Your theory also seems to run contradictory to the fact that the south traditionally voted Democratic for many generations and STILL did not fare well economically. You know, data.

I do not argue with you that the south has many problems as a region. But to take a very complex issue and reduce it to a simplistic proclamation - “they don’t vote in their own best interest” - based on nothing but your own personal bias and ignoring all other reasonable explanations? Isn’t that what people criticize Fox news for doing?

But I have spent way more time on this dialogue than I should. So I will try to simply answer your question and then leave you alone.

I am a certified mediation counselor and I can tell you that the first thing that needs to be addressed when people come to the table to resolve problems is that people’s preconceived notions and hostilities need to be neutralized. How is that done?

Paraphrasing Jeremy Hooper - talking *with* each other rather than *about* each other.

Eliminate inflammatory speech and erroneous comments. (The Republicans celebrate dirty water, would be an example)

Eliminate stereotypes, labels and presumptions.

Ask questions without predetermining the answer.

Actually listen to the answer.

You are right. This country is becoming more and more polarized, to a point I find frightening. It has become much easier for people to throw stones from the safety of their computer than to actually do the hard work of understanding the other. And yes, this has been exasperated by social media. But quite frankly, I believe that many people prefer the stone throwing than coming to the table to work toward peaceful solutions. So you can call my vision kumbaya (shared by Mandela and King and Gandhi and Aung San Suu Kyi and many others so I take it as a compliment) and continue your tirades against the Republicans, the Pope, Catholics, and whoever else you object to. In many ways I share your exasperation. But it doesn’t get us any closer to reducing the hate, understanding each other or finding answers.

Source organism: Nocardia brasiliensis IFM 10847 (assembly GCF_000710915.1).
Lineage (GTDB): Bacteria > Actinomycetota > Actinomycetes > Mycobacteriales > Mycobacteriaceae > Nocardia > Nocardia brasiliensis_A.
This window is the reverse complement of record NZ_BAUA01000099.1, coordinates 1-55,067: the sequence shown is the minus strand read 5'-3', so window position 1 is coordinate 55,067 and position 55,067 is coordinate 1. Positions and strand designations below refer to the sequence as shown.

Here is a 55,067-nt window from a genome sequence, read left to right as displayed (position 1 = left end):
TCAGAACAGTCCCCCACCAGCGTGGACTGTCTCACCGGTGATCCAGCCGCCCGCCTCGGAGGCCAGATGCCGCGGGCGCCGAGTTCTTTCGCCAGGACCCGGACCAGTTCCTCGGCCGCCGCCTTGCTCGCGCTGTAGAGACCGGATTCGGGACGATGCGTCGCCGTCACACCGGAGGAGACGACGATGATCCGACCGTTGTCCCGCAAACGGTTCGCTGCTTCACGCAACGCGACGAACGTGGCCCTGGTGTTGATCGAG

My opinion.

IT said...

Wow, we haven't had a rip-roarin' discussion in the comments here at FoJ for years.

Thank you, 8th day, for engaging with passion.

But you told me what you believe we need to do (come to the table, listen, engage).

But you did not tell me how we are to accomplish that, in concrete rather than abstract terms.

Especially important as all hell is going to break loose in DC tonight with the immigration speech.

Kevin K said...

The Devil is in the details. The only way to do that is for people to participate beyond their insular "communities" which often turn out to be echo chambers. Progressives need to rub shoulders with the "unwashed" and conservatives need to associate with the "heathens". This requires us to look at the organizations, clubs, groups and churches in our communities.

JCF said...

In my state it has been the policies of the Democrats - higher taxes, tough environmental regulations and unions - that have driven hundreds of businesses and thousands and thousands of jobs to the south.


No, it had nothing to do w/ "Screw the People's Govt, Screw the Environment, DESTROY Unions" drive for PROFIT which propelled these fine, unfettered capitalists to the "we still know where the bodies are buried" States. * Just those cruel, cruel "policies of the Democrats"! :-0

You couldn't shock me more, 8thday.

"I am a certified mediation counselor"

No wait...

* I came across this quite by accident today. "Southern Pride!" :-X